Author: Quentin Skinner
Publisher: Cambridge University Press
ISBN: 1107128854
Size: 71.27 MB
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Offers new insights into the works of Machiavelli, Shakespeare and especially Hobbes by focusing on their use of rhetoric.

Thomas Jefferson Legal History And The Art Of Recollection

Author: Matthew Crow
Publisher: Cambridge University Press
ISBN: 1108155987
Size: 65.64 MB
Format: PDF
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In this innovative book, historian Matthew Crow unpacks the legal and political thought of Thomas Jefferson as a tool for thinking about constitutional transformation, settler colonialism, and race and civic identity in the era of the American Revolution. Thomas Jefferson's practices of reading, writing, and collecting legal history grew out of broader histories of early modern empire and political thought. As a result of the peculiar ways in which he theorized and experienced the imperial crisis and revolutionary constitutionalism, Jefferson came to understand a republican constitution as requiring a textual, material culture of law shared by citizens with the cultivated capacity to participate in such a culture. At the center of the story in Thomas Jefferson, Legal History, and the Art of Recollection, Crow concludes, we find legal history as a mode of organizing and governing collective memory, and as a way of instituting a particular form of legal subjectivity.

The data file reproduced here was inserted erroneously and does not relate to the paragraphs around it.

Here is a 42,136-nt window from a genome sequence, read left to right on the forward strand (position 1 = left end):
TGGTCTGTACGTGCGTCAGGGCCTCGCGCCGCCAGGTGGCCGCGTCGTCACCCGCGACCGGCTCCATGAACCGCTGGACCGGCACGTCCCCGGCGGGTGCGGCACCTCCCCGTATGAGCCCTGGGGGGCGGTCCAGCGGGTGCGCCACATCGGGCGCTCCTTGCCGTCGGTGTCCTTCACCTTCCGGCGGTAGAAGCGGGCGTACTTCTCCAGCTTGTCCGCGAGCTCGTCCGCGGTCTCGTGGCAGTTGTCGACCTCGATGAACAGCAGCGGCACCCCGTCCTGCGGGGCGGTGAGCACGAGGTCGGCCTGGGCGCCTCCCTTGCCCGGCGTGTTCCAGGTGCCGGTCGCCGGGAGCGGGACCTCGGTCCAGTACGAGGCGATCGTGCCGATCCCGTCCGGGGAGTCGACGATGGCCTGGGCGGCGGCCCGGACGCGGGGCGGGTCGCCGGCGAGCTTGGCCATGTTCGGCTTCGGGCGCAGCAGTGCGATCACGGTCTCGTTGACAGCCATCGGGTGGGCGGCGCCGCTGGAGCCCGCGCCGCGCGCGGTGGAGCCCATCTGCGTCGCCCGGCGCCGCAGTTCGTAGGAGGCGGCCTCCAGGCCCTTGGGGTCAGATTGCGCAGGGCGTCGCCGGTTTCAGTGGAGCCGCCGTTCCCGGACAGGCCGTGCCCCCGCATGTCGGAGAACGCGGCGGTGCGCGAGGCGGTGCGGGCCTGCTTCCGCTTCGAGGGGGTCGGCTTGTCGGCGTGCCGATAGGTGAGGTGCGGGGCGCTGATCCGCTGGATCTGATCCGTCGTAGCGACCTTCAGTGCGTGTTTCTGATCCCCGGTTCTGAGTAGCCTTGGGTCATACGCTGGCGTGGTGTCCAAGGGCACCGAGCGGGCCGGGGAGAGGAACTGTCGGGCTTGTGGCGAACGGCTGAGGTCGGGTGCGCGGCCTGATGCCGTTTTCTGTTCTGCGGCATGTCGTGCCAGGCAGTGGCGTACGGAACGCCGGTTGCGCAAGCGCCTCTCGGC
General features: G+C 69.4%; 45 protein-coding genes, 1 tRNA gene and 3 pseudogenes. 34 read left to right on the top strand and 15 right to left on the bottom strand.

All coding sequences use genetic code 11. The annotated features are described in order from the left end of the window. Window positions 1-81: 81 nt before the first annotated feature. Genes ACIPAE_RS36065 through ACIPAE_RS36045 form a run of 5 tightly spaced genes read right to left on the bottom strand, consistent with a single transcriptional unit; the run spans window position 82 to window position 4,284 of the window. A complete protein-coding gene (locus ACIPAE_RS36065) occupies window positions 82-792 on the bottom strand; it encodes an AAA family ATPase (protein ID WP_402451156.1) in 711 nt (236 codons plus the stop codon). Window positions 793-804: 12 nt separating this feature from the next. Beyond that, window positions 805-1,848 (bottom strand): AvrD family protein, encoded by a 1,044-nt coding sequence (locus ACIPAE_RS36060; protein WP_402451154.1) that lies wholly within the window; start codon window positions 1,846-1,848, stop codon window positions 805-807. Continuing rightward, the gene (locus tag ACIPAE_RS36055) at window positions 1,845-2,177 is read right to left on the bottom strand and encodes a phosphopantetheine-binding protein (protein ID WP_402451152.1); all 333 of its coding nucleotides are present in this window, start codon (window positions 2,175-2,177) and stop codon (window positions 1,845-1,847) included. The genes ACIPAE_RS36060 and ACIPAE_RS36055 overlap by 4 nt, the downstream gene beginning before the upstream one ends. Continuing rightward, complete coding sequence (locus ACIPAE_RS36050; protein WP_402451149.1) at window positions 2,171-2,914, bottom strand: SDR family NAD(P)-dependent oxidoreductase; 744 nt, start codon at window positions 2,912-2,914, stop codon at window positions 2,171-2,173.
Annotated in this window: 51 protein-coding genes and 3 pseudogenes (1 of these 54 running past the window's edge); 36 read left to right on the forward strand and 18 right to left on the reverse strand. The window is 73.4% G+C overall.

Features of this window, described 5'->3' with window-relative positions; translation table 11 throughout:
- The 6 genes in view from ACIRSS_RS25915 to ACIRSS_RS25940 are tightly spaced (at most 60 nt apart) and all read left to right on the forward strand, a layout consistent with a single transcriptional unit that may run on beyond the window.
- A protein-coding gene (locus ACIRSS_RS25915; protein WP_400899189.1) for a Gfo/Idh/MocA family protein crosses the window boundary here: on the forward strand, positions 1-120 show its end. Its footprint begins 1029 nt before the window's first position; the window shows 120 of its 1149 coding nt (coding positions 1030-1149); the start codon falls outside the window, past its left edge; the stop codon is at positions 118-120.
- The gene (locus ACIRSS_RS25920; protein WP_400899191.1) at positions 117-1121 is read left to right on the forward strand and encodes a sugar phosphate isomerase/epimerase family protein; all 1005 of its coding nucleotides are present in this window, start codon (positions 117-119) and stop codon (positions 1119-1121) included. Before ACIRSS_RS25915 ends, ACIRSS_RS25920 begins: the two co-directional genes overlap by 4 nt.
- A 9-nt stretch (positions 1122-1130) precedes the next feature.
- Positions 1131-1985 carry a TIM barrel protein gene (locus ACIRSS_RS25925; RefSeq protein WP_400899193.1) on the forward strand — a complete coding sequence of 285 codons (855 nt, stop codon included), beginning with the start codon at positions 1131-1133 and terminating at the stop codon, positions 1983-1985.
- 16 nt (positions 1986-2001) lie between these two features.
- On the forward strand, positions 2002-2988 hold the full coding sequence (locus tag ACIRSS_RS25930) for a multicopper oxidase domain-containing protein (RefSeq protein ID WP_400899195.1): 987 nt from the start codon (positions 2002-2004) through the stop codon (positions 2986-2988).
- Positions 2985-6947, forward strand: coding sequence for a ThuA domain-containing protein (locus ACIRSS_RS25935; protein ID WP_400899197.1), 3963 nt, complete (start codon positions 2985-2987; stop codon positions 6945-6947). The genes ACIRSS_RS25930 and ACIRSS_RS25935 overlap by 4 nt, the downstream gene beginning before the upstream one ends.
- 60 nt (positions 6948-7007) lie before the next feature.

Leviathan

Author: Thomas Hobbes
Publisher: First Avenue Editions
ISBN: 154151842X
Size: 45.34 MB
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During the upheaval of the English Civil War in the seventeenth century, political philosopher Thomas Hobbes composed his masterwork, Leviathan. It was first published in 1651, between the trial and execution of King Charles I and the creation of the Commonwealth of England under Oliver Cromwell. In his book, Hobbes argued that a strong and undivided central government was necessary to maintain societal order. By accepting the rule of a sovereign authority figure—which Hobbes called the "Leviathan" after the biblical sea monster—humans could avoid being ruled instead by self-interest and fear, and so escape humankind's natural state of war and violence. This is an unabridged version of Hobbes's most famous philosophical text, which established social contract theory and remained influential in political philosophy for centuries.

Thomas Hobbes Behemoth

Author: Paul Seaward
Publisher: OUP Oxford
ISBN: 0198248717
Size: 30.38 MB
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Behemoth is a history of the English Civil Wars and Interregnum (1640-60) written by England's most famous philosopher, Thomas Hobbes. It covers the events which were the background to his major philosophical writings, especially Leviathan, and is the only place where he discusses them directly.